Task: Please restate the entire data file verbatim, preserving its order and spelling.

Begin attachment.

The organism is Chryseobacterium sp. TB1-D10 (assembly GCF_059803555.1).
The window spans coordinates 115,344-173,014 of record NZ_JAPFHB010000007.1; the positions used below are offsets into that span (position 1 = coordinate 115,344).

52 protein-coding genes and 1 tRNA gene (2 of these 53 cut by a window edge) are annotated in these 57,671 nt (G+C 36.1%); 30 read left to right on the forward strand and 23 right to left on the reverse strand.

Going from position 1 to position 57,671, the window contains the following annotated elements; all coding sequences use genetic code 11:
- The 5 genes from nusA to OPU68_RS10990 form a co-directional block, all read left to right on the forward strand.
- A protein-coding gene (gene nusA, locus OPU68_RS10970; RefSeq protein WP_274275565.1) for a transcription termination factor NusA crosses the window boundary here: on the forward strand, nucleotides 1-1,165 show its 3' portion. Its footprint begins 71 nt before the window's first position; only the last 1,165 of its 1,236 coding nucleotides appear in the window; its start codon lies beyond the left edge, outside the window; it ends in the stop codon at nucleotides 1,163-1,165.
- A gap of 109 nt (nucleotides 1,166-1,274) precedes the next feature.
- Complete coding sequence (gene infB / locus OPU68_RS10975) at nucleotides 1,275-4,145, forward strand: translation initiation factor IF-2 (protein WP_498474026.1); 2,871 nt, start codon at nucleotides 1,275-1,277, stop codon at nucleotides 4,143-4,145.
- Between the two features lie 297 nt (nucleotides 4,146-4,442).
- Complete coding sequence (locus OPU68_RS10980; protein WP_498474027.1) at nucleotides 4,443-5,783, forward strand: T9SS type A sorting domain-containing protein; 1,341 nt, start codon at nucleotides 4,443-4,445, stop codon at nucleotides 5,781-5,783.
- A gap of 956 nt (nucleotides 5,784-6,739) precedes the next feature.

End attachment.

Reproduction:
The organism is Chryseobacterium sp. TB1-D10 (assembly GCF_059803555.1).
The window spans coordinates 115,344-173,014 of record NZ_JAPFHB010000007.1; the positions used below are offsets into that span (position 1 = coordinate 115,344).

52 protein-coding genes and 1 tRNA gene (2 of these 53 cut by a window edge) are annotated in these 57,671 nt (G+C 36.1%); 30 read left to right on the forward strand and 23 right to left on the reverse strand.

Going from position 1 to position 57,671, the window contains the following annotated elements; all coding sequences use genetic code 11:
- The 5 genes from nusA to OPU68_RS10990 form a co-directional block, all read left to right on the forward strand.
- A protein-coding gene (gene nusA, locus OPU68_RS10970; RefSeq protein WP_274275565.1) for a transcription termination factor NusA crosses the window boundary here: on the forward strand, nucleotides 1-1,165 show its 3' portion. Its footprint begins 71 nt before the window's first position; only the last 1,165 of its 1,236 coding nucleotides appear in the window; its start codon lies beyond the left edge, outside the window; it ends in the stop codon at nucleotides 1,163-1,165.
- A gap of 109 nt (nucleotides 1,166-1,274) precedes the next feature.
- Complete coding sequence (gene infB / locus OPU68_RS10975) at nucleotides 1,275-4,145, forward strand: translation initiation factor IF-2 (protein WP_498474026.1); 2,871 nt, start codon at nucleotides 1,275-1,277, stop codon at nucleotides 4,143-4,145.
- Between the two features lie 297 nt (nucleotides 4,146-4,442).
- Complete coding sequence (locus OPU68_RS10980; protein WP_498474027.1) at nucleotides 4,443-5,783, forward strand: T9SS type A sorting domain-containing protein; 1,341 nt, start codon at nucleotides 4,443-4,445, stop codon at nucleotides 5,781-5,783.
- A gap of 956 nt (nucleotides 5,784-6,739) precedes the next feature.